Hey everyone. Sorry I've taken so long to comment. Been very busy working on the super factorial I think I've found a way to solve it.

This does work on the continuum sum Tommy. It takes a lot of extra fiddling but look here:

http://arxiv.org/abs/1503.07555

This one is a little more rough but it explains how continuum sums can be created.

I made a few modifications (had some typos and etc) but heres the paper in full force:

http://arxiv.org/abs/1503.07555

I'm currently trying to make this work on half operators, I do believe that

produces a holomorphic function. This will interpolate the hyper operators and satisfy the recursive identity. Sadly it will only work for operators greater than or equal to multiplication. It fails for addition by simple means.

Thanks for the replies, all your questions have been things I'm interested in and investigating. This will probably work on the super root and more complicated patterns. The goal is to encourage using only integer valued iterations to produce complex iterations.

Any questions I'll be glad to answer. This is really a simple idea that has been pushed to its extreme. If this works on bases greater than eta Id be blown away. I think we can modify it somehow to produce this, but it would require understanding iteration when the multiplier is complex and sends to complex domains rather than when it is only real. This is something I've been working on for a while and I have a lot more built up knowledge than just what's in this paper.

If you have qualms or something look at the arxiv paper, it is slightly touched up, again, I fixed some typos and a few brazen quick techniques that weren't right.

you're quite right, see my second paper on the indefinite sum. It's a little rough but true. I actually develop an analytic formula involving a triple integral that justifies the expression you put there. I do believe this will work on many many recursive relationships.

Again, thanks to everyone for reading this. If you want your mind blown away just wait for how I apply this to I think it's almost completely solved. I just need to prove a few lemmas. This method will generalize to many more operators. Including the super iterations. (iterations of iteration.)

This does work on the continuum sum Tommy. It takes a lot of extra fiddling but look here:

http://arxiv.org/abs/1503.07555

This one is a little more rough but it explains how continuum sums can be created.

I made a few modifications (had some typos and etc) but heres the paper in full force:

http://arxiv.org/abs/1503.07555

I'm currently trying to make this work on half operators, I do believe that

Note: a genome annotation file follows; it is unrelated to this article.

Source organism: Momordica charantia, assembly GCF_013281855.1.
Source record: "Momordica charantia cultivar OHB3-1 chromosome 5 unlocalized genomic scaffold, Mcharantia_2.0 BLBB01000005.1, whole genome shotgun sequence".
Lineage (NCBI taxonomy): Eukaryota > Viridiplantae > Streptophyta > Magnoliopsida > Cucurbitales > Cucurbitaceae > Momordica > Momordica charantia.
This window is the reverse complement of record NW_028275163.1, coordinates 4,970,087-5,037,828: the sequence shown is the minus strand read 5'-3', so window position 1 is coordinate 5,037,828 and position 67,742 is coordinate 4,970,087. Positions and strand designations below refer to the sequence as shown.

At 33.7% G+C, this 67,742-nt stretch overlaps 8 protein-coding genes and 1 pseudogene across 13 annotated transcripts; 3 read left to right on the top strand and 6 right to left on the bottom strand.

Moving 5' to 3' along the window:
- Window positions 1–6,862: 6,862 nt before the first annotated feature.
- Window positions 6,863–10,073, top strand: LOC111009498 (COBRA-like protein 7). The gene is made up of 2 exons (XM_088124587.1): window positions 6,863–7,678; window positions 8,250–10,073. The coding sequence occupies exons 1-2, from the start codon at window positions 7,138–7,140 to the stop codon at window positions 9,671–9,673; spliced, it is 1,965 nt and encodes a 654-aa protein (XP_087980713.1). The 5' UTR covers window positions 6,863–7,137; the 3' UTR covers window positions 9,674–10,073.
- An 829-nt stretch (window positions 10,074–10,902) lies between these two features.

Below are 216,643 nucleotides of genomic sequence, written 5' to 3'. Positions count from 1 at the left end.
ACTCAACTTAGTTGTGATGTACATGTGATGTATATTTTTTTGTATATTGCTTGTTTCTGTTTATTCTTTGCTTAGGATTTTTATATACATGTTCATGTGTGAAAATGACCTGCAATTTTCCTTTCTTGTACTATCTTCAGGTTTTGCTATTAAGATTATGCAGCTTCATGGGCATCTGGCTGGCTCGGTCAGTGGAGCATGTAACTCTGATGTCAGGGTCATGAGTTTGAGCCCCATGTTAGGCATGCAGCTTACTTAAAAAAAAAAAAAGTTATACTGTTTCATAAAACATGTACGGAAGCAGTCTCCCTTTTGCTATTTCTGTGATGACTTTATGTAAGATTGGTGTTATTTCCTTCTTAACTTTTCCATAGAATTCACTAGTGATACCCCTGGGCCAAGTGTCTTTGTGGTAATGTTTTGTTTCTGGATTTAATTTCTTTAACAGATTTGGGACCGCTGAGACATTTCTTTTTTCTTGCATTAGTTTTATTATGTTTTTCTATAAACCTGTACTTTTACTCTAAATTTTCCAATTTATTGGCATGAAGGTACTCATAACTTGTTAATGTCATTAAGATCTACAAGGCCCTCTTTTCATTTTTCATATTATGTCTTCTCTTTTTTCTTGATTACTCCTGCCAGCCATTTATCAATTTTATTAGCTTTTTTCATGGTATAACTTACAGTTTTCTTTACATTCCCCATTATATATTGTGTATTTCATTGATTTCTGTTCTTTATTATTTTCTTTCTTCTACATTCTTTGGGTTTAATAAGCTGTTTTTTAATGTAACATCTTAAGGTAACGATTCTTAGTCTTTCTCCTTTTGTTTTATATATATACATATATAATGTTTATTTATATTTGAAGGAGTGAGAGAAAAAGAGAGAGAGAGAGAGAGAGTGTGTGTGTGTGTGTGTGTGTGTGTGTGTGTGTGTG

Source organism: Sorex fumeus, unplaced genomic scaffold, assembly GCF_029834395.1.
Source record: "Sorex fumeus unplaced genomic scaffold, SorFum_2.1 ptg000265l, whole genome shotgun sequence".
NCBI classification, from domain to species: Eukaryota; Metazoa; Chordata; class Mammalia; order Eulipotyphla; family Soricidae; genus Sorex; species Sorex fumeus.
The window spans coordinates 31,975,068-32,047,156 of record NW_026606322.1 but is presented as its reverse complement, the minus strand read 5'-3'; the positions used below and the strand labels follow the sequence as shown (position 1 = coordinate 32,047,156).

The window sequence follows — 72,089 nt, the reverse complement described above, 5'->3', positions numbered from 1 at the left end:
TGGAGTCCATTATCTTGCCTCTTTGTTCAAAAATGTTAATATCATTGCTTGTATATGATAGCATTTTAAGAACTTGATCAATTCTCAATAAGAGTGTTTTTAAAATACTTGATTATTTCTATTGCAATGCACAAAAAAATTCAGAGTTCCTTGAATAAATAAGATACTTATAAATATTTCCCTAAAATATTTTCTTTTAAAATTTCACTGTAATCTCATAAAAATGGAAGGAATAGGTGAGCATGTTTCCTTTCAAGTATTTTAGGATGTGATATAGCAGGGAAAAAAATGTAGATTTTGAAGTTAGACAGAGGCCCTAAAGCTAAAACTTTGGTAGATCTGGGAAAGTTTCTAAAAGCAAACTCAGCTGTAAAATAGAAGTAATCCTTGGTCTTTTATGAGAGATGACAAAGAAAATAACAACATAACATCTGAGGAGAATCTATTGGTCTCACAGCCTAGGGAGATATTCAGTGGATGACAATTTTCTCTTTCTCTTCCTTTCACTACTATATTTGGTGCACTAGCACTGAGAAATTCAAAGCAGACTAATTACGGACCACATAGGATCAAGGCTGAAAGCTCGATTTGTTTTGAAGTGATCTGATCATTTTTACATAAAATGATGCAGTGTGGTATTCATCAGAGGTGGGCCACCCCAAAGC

produces a holomorphic function. This will interpolate the hyper operators and satisfy the recursive identity. Sadly it will only work for operators greater than or equal to multiplication. It fails for addition by simple means.

Thanks for the replies, all your questions have been things I'm interested in and investigating. This will probably work on the super root and more complicated patterns. The goal is to encourage using only integer valued iterations to produce complex iterations.

Any questions I'll be glad to answer. This is really a simple idea that has been pushed to its extreme. If this works on bases greater than eta Id be blown away. I think we can modify it somehow to produce this, but it would require understanding iteration when the multiplier is complex and sends to complex domains rather than when it is only real. This is something I've been working on for a while and I have a lot more built up knowledge than just what's in this paper.

If you have qualms or something look at the arxiv paper, it is slightly touched up, again, I fixed some typos and a few brazen quick techniques that weren't right.

(03/29/2015, 03:35 AM)fivexthethird Wrote:(03/28/2015, 08:59 PM)tommy1729 Wrote: I repeat : Does this method agree with koenigs ?What is koenigs? Are you talking about the regular iteration? If so, in the case of JmsNxn's tetration, yes, any two tetrations for bases are equal if they have the same period. See proposition 10 and corollary 8 in this paper

I'm petty sure that this can also be proved using the techniques in JmsNxn's paper

As for the super root thing... it's not even clear if it even results in a tetration, since the super root has no nice recurrence relation we can exploit to prove it.

Quote:Im wondering if this method also simplifies towards the continuum sum.With this we can easily define a continuum sum:

( that might have affect on methods based on continuum sums that are in an " unfinished state " )

That this works can be easily verified with the newton series identity. Using that, it can also be seen that it extends faulhaber's formula (i.e. it maps polynomials to polynomials)

Now the continuum sum formula is

for all positive integers z. If the LHS satisfies the bounds for Ramanujan's master theorem to apply, then this equality applies for all z in the right half-plane and is just a restatement of that fact.

I'm almost certain that the equality applies to JmsNxn's tetration, but I have no idea how to prove that.

It would also imply that the iterational form probably converges to it, too.

you're quite right, see my second paper on the indefinite sum. It's a little rough but true. I actually develop an analytic formula involving a triple integral that justifies the expression you put there. I do believe this will work on many many recursive relationships.

Again, thanks to everyone for reading this. If you want your mind blown away just wait for how I apply this to I think it's almost completely solved. I just need to prove a few lemmas. This method will generalize to many more operators. Including the super iterations. (iterations of iteration.)